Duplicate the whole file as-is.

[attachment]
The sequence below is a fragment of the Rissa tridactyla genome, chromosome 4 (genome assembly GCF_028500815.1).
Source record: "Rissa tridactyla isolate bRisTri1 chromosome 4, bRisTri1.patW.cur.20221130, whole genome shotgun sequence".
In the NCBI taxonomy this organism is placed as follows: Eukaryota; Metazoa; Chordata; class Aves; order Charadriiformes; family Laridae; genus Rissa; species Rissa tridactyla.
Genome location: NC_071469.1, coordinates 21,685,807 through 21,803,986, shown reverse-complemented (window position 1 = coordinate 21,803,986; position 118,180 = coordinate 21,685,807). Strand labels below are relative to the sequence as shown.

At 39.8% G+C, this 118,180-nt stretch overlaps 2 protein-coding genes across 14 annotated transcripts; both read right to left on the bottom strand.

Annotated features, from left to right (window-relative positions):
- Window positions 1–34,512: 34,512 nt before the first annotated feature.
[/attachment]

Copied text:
The sequence below is a fragment of the Rissa tridactyla genome, chromosome 4 (genome assembly GCF_028500815.1).
Source record: "Rissa tridactyla isolate bRisTri1 chromosome 4, bRisTri1.patW.cur.20221130, whole genome shotgun sequence".
In the NCBI taxonomy this organism is placed as follows: Eukaryota; Metazoa; Chordata; class Aves; order Charadriiformes; family Laridae; genus Rissa; species Rissa tridactyla.
Genome location: NC_071469.1, coordinates 21,685,807 through 21,803,986, shown reverse-complemented (window position 1 = coordinate 21,803,986; position 118,180 = coordinate 21,685,807). Strand labels below are relative to the sequence as shown.

At 39.8% G+C, this 118,180-nt stretch overlaps 2 protein-coding genes across 14 annotated transcripts; both read right to left on the bottom strand.

Annotated features, from left to right (window-relative positions):
- Window positions 1–34,512: 34,512 nt before the first annotated feature.